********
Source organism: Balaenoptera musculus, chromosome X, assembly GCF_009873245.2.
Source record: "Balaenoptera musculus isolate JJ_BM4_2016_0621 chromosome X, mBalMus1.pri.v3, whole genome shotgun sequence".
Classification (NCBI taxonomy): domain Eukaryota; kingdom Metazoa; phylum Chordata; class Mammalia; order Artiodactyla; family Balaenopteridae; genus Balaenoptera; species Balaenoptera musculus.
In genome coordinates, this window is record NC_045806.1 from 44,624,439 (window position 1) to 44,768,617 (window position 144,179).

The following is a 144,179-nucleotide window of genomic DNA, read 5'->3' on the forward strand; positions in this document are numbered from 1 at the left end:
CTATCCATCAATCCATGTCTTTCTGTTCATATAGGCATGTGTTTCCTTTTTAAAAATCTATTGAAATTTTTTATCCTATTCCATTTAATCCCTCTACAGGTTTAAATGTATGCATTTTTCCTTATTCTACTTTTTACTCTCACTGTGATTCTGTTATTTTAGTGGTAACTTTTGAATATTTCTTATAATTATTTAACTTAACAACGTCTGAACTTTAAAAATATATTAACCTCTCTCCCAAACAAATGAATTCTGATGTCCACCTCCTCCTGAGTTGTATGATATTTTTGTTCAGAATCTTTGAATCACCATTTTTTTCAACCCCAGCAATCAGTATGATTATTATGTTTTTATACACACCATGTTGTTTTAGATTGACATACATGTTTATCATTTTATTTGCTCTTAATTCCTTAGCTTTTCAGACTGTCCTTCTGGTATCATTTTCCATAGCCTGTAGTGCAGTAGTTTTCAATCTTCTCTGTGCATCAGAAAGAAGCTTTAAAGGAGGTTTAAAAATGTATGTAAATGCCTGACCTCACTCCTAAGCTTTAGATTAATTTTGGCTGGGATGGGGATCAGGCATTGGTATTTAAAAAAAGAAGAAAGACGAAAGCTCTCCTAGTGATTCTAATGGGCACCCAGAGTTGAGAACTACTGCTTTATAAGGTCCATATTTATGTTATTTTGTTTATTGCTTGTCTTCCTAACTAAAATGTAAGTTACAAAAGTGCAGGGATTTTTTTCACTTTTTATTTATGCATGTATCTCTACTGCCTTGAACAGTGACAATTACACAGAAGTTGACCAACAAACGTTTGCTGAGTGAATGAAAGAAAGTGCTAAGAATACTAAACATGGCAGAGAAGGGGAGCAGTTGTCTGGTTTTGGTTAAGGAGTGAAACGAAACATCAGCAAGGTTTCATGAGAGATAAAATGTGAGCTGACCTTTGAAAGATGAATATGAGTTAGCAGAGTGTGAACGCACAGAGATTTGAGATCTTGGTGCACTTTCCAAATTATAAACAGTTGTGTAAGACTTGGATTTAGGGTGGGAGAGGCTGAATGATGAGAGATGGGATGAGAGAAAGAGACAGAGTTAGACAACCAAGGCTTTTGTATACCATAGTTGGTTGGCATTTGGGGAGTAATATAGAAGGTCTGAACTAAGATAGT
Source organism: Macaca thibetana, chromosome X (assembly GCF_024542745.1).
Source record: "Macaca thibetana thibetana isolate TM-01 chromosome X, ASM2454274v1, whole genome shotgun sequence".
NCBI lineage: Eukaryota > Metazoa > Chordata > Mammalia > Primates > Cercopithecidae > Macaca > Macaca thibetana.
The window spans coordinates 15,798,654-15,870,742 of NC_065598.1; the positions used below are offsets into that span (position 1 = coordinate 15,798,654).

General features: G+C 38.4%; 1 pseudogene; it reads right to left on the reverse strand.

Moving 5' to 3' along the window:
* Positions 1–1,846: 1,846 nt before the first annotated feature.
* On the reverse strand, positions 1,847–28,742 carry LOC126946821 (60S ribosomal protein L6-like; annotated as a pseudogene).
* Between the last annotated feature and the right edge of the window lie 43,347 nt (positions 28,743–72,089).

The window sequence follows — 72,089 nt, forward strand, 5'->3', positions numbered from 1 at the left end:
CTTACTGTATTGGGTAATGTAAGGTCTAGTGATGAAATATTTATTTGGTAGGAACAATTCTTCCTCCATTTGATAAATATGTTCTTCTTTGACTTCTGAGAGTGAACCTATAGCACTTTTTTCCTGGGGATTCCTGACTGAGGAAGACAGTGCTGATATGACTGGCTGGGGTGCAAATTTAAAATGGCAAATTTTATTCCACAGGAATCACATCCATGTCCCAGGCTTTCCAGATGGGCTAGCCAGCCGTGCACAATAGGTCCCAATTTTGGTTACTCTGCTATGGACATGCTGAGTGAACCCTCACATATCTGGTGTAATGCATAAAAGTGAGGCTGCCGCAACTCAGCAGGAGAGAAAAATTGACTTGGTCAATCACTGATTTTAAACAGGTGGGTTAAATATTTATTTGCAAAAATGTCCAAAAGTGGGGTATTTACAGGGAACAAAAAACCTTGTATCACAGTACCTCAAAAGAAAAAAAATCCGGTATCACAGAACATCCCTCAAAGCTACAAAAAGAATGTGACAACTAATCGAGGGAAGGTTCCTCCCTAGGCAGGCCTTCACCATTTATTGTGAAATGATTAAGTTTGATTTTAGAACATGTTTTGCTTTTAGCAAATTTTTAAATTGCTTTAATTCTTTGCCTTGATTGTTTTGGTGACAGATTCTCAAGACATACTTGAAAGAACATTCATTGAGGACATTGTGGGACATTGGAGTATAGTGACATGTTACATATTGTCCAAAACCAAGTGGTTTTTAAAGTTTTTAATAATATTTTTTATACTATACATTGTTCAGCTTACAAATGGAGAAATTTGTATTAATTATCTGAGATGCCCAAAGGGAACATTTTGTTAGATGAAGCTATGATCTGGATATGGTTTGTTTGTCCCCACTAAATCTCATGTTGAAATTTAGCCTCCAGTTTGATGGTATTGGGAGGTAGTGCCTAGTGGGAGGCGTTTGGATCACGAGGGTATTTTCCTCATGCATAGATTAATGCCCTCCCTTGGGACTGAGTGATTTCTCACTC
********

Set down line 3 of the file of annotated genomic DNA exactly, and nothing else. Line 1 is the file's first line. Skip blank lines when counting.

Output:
Classification (NCBI taxonomy): domain Eukaryota; kingdom Metazoa; phylum Chordata; class Mammalia; order Artiodactyla; family Balaenopteridae; genus Balaenoptera; species Balaenoptera musculus.